A new mini-navigation tool allows accurate component placement during anterior total hip arthroplasty.
Introduction: Computer-assisted navigation systems have been explored in total hip arthroplasty (THA) to improve component positioning. While these systems traditionally rely on anterior pelvic plane registration, variances in soft tissue thickness overlying anatomical landmarks can lead to registration error, and the supine coronal plane has instead been proposed. The purpose of this study was to evaluate the accuracy of a novel navigation tool, using registration of the anterior pelvic plane or supine coronal plane during simulated anterior THA.
Methods: Measurements regarding the acetabular component position, and changes in leg length and offset were recorded. Benchtop phantoms and target measurement values commonly seen in surgery were used for analysis. Measurements for anteversion and inclination, and changes in leg length and offset were recorded by the navigation tool and compared with the known target value of the simulation. Pearson's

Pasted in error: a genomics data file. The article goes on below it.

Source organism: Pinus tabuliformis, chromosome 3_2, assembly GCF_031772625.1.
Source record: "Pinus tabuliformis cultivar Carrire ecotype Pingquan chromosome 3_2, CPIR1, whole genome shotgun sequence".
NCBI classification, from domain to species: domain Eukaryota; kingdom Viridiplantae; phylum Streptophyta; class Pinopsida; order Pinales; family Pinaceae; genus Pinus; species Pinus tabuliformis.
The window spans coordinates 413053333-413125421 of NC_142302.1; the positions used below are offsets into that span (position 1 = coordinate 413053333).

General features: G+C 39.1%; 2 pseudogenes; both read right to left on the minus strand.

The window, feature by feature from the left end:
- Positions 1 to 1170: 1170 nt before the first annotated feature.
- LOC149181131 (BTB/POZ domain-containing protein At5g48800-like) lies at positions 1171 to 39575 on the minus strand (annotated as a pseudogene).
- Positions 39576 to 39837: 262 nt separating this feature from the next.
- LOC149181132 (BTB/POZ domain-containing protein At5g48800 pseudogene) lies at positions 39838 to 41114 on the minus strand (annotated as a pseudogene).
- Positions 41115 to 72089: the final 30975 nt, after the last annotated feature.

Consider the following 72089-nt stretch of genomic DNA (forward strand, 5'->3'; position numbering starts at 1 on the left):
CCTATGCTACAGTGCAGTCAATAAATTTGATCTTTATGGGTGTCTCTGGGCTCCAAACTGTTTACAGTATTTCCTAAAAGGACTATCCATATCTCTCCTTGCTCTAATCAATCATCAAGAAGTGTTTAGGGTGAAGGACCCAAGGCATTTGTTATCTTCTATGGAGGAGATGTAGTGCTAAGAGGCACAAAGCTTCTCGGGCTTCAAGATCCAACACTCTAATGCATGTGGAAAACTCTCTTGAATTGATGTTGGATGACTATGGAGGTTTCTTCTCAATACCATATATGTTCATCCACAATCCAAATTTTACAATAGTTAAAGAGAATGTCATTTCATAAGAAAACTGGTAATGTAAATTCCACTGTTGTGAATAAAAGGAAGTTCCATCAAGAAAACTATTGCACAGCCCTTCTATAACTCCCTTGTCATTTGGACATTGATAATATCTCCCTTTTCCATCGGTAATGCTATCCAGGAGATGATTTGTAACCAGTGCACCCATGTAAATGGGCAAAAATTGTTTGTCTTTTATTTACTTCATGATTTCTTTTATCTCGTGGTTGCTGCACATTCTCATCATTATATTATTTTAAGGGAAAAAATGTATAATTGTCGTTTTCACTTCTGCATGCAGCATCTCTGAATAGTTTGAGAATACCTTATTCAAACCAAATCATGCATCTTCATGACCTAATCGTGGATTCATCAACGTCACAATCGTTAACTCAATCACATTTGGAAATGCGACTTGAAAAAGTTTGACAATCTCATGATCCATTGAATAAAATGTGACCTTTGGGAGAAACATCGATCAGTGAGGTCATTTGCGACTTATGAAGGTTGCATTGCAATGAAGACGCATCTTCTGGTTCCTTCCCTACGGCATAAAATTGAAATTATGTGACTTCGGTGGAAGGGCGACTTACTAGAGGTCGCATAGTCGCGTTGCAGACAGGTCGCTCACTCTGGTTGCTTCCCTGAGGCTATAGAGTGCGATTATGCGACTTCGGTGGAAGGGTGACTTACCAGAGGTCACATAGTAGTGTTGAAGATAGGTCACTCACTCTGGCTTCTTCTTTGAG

Results: The device accurately measured cup position and leg length measurements to within 1° and 1 mm of the known target values, respectively. Across all simulations, there was a strong, positive relationship between values obtained by the device and the known target values (
Conclusion: The preliminary findings of this study suggest that the novel navigation tool tested is a potentially viable tool to improve the accuracy of component placement during THA using the anterior approach.
Parvizi, Javad MD; Benson, Jessica R.; and Muir, Jeffrey M., "A new mini-navigation tool allows accurate component placement during anterior total hip arthroplasty." (2018). Department of Orthopaedic Surgery Faculty Papers. Paper 114.
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This article has been peer reviewed. It is the author’s final published version in Medical Devices: Evidence and Research, Volume 11, March 2018, Pages 95-104.
The published version is available at https://doi.org/10.2147/MDER.S151835. Originally published in Dove Medical Press. Copyright © Parvizi et al.